From: Andrei Alexandrescu (andrewalex_at_[hidden])
Date: 2002-07-28 13:25:47
I think I've put the finger on the exact thing I enjoy less in MPL's design.
It is that it supports multiple containers, while I believe that dot-lists
(LISP-style lists) would be sufficient.
As a consequence of supporting multiple containers, algorithms are more
complicated and contorted in both interface and implementation.
So far, however, I haven't seen any piece of evidence on why a variety of
type containers would be needed instead of dot-lists. Dot-lists satisfy the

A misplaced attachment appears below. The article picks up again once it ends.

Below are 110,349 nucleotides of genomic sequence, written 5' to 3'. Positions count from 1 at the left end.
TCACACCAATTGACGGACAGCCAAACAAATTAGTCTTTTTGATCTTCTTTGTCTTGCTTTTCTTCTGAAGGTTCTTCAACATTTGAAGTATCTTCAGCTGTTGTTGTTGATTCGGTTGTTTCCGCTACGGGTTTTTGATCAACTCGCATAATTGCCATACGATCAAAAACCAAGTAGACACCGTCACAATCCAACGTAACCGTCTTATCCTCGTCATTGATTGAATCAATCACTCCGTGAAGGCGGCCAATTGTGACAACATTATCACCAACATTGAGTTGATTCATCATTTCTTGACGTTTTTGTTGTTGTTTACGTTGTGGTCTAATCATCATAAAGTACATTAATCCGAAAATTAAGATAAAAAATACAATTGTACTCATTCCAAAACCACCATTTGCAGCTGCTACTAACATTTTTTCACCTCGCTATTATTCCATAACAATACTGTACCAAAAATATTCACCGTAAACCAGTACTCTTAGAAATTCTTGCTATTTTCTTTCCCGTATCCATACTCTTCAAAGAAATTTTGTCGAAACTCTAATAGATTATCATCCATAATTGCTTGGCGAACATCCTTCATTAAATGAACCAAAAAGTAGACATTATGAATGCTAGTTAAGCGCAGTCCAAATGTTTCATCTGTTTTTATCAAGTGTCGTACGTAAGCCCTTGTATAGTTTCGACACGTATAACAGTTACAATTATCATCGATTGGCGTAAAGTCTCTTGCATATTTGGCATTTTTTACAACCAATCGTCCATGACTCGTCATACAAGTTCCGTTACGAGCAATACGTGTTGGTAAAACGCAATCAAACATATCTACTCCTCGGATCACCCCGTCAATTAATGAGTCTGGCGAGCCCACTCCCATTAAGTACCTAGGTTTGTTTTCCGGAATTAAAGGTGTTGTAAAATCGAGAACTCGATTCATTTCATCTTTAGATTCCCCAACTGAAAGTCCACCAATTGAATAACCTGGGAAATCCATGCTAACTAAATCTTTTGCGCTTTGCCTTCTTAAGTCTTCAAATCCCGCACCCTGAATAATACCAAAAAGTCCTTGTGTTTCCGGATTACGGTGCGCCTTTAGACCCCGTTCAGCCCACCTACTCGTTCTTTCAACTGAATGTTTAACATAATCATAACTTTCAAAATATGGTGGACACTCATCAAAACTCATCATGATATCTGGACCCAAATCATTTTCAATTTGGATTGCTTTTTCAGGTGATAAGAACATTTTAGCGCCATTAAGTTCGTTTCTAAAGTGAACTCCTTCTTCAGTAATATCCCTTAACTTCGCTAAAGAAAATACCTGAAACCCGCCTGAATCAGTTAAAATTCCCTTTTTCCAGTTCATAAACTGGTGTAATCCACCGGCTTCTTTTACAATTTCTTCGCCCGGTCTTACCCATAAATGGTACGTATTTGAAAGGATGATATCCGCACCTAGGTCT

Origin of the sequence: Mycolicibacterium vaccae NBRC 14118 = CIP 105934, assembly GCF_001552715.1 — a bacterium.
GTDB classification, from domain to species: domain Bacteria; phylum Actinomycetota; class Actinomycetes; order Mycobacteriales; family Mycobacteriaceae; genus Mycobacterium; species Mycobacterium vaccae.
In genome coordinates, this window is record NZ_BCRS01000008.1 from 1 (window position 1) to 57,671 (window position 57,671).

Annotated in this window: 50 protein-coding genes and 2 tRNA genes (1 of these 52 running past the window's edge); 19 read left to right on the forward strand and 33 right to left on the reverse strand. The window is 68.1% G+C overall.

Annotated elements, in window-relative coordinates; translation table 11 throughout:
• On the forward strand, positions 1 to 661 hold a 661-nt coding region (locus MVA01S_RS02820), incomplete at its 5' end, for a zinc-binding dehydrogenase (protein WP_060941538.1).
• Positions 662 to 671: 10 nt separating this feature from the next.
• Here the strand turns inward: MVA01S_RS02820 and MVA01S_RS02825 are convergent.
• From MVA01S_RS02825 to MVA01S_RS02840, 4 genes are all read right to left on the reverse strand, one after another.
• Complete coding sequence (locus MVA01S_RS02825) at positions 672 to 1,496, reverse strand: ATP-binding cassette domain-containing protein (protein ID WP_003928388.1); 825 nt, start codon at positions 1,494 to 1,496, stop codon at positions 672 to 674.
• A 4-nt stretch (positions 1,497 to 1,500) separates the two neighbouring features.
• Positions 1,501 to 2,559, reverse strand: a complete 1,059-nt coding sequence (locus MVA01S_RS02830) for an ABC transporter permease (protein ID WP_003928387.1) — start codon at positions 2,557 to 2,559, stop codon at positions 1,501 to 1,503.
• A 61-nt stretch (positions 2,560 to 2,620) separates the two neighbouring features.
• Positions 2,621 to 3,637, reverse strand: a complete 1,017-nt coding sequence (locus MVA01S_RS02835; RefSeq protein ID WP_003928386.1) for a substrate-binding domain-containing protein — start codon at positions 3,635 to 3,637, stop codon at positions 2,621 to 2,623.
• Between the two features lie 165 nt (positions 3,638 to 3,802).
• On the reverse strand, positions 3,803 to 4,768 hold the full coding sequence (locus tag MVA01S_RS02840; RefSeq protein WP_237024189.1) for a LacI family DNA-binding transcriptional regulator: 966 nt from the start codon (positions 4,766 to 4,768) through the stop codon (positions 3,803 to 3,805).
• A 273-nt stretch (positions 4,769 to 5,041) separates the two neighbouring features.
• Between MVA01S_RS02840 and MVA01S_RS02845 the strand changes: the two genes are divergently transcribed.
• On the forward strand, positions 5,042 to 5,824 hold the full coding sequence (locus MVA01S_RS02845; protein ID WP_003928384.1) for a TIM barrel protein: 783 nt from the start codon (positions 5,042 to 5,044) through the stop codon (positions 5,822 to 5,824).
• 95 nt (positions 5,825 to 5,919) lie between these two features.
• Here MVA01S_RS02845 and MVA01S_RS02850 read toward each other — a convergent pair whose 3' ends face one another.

closure property (can represent any data structure), and are easiest and
most natural to manipulate with C++'s template engine.
An argument that was aired is that various compile-time structures would
lead to different compile times. Consequently, the argument goes, the
developer would select the structure that leads to the least memory occupied
and the fastest compile time. However, experience shows that various
compilers prefer various data structures, depending on how the compilers
implement templates. So if one is to write portable code, there is no clear
choice of a structure over another.
In light of the above, MPL's design that is similar to STL's in that it
separates containers from algorithms, doesn't quite hit the mark. While the
analogy is remarkable, I happen to believe that that analogy is not
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